20140425 - OIT


Interesting talk comparing methods - GTC S4385: Order Independent Transparency in OpenGL by Christoph Kubisch, NVIDIA

Given that OIT for billboards does not solve the order change problem, or the stereo flat card problem, I eventually lost interest and never bothered to try lots of stuff. Here are some ideas to extend the performance of the k-buffer approach with a fixed number of bins per pixel and atomic counter to decide which bin in the k-buffer to write to.

Packing of {color, alpha, depth} into 64-bits could be done with {24-bit logarithmic depth, 8-bit alpha, and 32-bit RGBD} which provides both optimal depth distribution and HDR color.

Thanks to the awesome NV_shader_thread_group extension by NVIDIA, one can now bin by 2x2 quads instead of pixels to reduce the atomic load. Use gl_ThreadInWarpNV to find which quad you are in (divide by 4). Then use ballotThreadNV() to find the first active thread per quad. Then only the first active thread per quad does the atomic +1 (to find the bin in the K-buffer to write into). Finally use quadSwizzle*NV()s to communicate the atomic return value (the bin) to all threads in the 2x2 quad.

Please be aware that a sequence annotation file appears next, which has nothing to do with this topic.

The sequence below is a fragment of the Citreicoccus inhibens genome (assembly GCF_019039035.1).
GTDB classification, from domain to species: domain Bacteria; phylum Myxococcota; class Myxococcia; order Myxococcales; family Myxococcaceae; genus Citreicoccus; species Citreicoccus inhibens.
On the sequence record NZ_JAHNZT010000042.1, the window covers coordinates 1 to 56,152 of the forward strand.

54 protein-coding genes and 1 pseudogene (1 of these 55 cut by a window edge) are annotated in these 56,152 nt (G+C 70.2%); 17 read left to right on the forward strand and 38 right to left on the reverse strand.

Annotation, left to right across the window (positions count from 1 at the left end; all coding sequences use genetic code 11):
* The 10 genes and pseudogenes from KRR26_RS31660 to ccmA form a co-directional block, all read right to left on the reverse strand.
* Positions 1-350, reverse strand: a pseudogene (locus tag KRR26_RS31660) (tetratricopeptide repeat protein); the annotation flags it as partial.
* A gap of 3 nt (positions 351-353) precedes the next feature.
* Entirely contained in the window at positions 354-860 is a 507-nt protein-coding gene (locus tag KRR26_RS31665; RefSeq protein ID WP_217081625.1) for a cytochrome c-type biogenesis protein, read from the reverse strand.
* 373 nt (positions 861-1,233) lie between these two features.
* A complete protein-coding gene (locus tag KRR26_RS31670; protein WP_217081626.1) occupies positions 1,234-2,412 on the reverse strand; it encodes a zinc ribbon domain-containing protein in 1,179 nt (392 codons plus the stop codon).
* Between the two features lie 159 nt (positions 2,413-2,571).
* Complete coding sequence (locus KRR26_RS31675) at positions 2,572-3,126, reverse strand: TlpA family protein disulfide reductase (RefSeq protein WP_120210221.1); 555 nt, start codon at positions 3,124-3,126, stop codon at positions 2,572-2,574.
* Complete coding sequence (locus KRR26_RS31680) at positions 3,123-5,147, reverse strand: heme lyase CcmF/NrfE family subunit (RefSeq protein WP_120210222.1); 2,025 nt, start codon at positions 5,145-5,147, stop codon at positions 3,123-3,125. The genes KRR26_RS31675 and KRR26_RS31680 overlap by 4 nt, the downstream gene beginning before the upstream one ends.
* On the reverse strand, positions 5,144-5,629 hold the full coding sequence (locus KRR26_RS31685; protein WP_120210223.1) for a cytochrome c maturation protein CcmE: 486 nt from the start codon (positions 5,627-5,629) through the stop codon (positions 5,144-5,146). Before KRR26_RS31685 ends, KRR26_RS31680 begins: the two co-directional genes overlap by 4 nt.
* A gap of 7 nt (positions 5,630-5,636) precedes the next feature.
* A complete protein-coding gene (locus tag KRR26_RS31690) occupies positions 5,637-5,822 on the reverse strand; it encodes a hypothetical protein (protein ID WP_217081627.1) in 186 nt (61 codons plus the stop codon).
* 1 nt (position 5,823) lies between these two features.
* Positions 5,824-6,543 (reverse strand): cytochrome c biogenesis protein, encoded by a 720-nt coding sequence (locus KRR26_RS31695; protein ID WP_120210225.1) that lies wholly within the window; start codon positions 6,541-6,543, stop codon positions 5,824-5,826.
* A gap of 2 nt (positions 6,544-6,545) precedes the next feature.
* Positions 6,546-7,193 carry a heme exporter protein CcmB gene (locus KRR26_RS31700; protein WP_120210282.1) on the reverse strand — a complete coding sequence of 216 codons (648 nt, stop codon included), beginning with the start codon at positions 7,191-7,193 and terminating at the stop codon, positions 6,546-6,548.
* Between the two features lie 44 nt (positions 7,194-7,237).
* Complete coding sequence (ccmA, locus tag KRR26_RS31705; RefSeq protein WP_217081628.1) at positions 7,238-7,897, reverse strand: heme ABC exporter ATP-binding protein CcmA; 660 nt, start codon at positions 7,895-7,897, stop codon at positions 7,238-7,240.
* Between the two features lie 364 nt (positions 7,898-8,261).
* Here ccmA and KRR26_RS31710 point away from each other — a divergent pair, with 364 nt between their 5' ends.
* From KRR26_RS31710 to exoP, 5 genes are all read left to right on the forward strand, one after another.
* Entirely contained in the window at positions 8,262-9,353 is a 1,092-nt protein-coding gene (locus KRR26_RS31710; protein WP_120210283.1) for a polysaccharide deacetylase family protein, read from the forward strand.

With a rough object z-sort before OIT one could extend the effective k-buffer per-pixel array size using dithering and the 2x2 quad approach. Given pixels ABCD in a 2x2 quad for example an 8-deep k-buffer could be extended to: 4 full quads ABCD, then half quads {1 AD, 1 BC}, {1 AD, 1 BC}, then one quarter quads in {1 A, 1 D, 1 B, 1 C}, {1 A, 1 D, 1 B, 1 C}. Which is an effective 16 bins with lower resolution as the bins fill up. The reconstruction filter would need to restore the full resolution image. Some improvement could be made by adjusting the dithering pattern so that the quarter quad patters change per quad and change temporally (use a temporal feedback post filter to help remove the noise).